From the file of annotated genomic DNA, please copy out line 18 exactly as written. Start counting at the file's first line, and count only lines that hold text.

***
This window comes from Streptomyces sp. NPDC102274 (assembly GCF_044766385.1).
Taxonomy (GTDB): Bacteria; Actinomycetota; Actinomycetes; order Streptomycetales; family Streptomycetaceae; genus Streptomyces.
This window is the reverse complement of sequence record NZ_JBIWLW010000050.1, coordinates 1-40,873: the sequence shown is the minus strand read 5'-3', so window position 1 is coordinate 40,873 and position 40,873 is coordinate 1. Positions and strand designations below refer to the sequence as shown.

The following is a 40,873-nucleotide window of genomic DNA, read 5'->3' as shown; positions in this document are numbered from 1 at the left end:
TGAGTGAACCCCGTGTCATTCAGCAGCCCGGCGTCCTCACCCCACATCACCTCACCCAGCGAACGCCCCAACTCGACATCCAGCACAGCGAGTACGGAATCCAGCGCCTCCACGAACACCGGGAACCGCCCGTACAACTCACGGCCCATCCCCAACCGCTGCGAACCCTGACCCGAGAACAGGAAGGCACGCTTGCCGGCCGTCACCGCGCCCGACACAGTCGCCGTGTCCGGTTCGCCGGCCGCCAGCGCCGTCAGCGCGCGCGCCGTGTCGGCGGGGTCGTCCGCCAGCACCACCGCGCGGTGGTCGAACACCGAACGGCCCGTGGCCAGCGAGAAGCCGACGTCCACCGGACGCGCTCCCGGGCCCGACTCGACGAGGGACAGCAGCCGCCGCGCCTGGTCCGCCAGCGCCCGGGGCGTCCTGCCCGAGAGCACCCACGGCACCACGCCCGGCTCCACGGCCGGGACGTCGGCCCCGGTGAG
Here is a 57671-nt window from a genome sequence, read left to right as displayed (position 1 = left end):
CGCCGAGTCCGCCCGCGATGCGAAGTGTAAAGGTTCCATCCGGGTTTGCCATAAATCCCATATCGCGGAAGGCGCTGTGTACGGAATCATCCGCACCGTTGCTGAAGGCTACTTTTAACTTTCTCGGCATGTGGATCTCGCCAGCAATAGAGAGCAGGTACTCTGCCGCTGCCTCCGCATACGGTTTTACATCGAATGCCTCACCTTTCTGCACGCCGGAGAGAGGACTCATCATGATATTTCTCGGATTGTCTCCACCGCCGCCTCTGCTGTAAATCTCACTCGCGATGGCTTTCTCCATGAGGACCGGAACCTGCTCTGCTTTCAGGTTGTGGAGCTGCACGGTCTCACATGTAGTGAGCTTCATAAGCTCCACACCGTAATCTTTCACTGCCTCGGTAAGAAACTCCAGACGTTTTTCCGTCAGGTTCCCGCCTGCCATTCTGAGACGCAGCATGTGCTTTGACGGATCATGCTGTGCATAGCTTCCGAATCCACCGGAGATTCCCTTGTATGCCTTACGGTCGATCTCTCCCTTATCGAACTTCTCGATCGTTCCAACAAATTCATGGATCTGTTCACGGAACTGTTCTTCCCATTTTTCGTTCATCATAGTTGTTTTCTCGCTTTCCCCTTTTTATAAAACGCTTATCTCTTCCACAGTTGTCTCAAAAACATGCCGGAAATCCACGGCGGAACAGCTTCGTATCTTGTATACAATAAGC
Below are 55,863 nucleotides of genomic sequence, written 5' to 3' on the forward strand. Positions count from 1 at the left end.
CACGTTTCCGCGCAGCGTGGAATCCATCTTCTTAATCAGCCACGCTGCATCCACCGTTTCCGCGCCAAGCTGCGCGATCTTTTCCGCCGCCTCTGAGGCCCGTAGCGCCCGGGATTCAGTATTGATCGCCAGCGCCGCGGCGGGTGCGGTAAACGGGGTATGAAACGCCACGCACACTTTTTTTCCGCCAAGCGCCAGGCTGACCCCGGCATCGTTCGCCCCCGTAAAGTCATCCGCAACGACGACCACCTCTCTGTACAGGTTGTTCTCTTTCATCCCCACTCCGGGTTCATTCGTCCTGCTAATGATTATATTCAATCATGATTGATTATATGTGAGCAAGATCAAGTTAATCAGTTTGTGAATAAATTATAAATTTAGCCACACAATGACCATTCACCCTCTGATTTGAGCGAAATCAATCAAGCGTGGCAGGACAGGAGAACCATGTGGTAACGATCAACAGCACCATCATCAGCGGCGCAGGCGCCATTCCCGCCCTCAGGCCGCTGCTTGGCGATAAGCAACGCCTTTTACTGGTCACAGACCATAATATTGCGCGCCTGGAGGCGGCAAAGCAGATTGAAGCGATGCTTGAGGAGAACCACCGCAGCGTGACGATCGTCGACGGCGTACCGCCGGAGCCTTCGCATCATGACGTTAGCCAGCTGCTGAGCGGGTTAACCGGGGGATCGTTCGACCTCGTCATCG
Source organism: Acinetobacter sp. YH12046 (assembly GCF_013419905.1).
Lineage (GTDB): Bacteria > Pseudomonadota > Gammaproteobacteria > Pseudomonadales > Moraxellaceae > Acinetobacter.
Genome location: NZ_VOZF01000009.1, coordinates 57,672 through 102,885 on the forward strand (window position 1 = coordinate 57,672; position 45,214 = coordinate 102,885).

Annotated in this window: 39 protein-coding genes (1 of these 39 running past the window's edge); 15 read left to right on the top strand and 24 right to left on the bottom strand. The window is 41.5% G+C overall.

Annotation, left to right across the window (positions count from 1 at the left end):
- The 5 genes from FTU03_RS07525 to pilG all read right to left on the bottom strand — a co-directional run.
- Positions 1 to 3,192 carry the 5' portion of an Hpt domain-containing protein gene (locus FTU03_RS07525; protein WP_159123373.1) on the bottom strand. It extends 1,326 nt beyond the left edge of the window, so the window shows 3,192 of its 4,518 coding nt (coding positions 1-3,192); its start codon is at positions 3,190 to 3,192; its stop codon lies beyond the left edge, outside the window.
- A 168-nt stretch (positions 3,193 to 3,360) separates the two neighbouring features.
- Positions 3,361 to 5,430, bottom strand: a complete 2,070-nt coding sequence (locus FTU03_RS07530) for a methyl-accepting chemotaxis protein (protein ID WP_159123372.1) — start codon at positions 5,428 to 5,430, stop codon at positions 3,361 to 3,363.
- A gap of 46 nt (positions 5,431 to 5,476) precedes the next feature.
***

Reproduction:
- Positions 3,361 to 5,430, bottom strand: a complete 2,070-nt coding sequence (locus FTU03_RS07530) for a methyl-accepting chemotaxis protein (protein ID WP_159123372.1) — start codon at positions 5,428 to 5,430, stop codon at positions 3,361 to 3,363.